Gian Pietro Picco
Abstract: Wireless sensor networks (WSNs) have been around for more than a decade. They are distributed systems made of tiny, resource-scarce, often battery-powered devices that cooperate towards distributed monitoring and control. Their small size, autonomy, and flexibility has placed them to the forefront of pervasive computing scenarios. Yet, their programming is still largely carried out by using directly the low-level primitives provided by the operating system. This approach steers the programmer away from the application, hampers reusability and decoupling, and ultimately makes development unnecessarily complex.
In this talk, we report about our research efforts in simplifying WSN programming through the notion of tuple space, embodied in a middleware called TeenyLime. As the name implies, TeenyLime borrows the transiently shared tuple space model introduced by the Lime middleware for mobile ad hoc networks, but also deeply revisits it to match the peculiar characteristics of WSNs, e.g., to deal with the limited resources of WSN nodes and to provide additional visibility and control on the lower levels of the stack. TeenyLime was indeed designed as a thin veneer atop the basic OS communication facilities, to support the development of both the application logic and system tasks such as routing.
TeenyLime and its particular incarnation of the tuple space concept proved successful in developing several real-world applications where the WSN was deployed for a long time, in an operational setting, and most importantly to fulfill the needs of real users. This talk reports about two of these experiences: the structural health monitoring of a medieval tower, and the closed-loop control of adaptive lighting of a road tunnel. Facing real-world challenges forced a redesign of the TeenyLime implementation, but left its original abstractions essentially unaltered. As expected, the higher level of abstraction provided by TeenyLime w.r.t. using directly the OS primitives resulted in a significant reduction of the source code size, hinting at a lower burden on the programmer. Less expected, it also resulted in a smaller binary size, therefore enabling one to pack more functionality on the resource-scarce WSN nodes. Ultimately, these experiences clearly showed that it is possible to simplify the chore of programming WSN applications without sacrificing their performance and efficiency. TeenyLime is available as open source at teenylime.sourceforge.net.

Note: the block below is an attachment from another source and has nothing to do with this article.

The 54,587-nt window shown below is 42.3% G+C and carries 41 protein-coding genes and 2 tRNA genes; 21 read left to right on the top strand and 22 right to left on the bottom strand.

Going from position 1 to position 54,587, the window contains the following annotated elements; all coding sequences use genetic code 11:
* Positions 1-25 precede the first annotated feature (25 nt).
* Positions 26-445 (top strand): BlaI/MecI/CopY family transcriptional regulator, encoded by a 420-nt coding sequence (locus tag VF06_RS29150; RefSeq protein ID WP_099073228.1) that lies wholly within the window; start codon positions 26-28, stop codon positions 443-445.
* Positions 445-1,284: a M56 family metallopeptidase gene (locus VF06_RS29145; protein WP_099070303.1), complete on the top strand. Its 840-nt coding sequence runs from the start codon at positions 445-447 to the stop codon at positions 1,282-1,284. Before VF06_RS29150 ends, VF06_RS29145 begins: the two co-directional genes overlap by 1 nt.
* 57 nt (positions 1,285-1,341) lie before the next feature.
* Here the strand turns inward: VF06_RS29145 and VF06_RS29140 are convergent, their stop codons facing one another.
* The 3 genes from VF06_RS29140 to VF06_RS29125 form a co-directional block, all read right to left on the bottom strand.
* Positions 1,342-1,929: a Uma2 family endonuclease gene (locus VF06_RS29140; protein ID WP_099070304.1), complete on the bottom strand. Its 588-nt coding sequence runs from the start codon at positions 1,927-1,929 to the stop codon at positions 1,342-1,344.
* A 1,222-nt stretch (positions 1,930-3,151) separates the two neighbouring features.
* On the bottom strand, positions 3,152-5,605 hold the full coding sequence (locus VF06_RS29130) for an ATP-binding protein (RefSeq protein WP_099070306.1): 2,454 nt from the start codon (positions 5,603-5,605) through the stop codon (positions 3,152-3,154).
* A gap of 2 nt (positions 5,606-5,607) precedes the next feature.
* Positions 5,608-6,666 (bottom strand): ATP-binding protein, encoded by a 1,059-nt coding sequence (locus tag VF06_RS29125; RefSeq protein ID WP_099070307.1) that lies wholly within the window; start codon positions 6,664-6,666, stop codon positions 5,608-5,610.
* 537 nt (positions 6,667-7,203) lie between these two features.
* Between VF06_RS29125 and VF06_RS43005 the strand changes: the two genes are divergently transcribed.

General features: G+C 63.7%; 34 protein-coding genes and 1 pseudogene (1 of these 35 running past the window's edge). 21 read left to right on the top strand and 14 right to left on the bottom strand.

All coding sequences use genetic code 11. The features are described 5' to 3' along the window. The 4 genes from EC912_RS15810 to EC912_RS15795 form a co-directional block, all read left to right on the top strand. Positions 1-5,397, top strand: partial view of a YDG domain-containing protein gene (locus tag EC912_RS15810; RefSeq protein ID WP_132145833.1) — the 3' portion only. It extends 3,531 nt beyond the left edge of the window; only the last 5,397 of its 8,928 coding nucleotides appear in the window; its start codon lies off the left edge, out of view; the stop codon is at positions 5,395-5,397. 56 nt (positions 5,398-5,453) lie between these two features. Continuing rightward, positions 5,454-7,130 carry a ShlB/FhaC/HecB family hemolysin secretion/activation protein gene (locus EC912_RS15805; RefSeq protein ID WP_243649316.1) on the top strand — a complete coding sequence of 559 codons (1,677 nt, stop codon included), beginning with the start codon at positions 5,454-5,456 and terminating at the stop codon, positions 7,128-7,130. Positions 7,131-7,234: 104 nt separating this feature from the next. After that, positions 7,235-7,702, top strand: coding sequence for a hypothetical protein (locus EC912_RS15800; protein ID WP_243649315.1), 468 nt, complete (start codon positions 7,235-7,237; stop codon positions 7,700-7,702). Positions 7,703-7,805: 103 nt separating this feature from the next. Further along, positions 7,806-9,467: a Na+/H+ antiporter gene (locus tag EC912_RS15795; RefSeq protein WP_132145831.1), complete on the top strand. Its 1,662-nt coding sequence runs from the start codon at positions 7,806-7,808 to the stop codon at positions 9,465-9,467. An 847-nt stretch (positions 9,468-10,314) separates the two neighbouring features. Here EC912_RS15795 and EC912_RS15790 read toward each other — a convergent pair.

Bio: Gian Pietro Picco is a Professor and Head of the Department of Information Engineering and Computer Science (DISI) at the University of Trento, Italy. The goal of his current research is to ease the development of modern distributed systems through the design and implementation of appropriate programming abstractions and of communication protocols efficiently supporting them. His work spans the research fields of software engineering, middleware, and networking, and is oriented in particular towards wireless sensor networks, mobile computing, and large-scale distributed systems. He served as Program Co-chair in COORDINATION 2005. In 2007, at the Int. Conf. on Software Engineering (ICSE’07) he was the recipient of the “Most Influential Paper from ICSE’97″ Award. Other awards include a Best Paper Award at the IPSN conference in 2009 and 2011, and the Mark Weiser Best Paper Award at PerCom in 2012. He is a member of the editorial board of ACM Trans. on Sensor Networks (TOSN).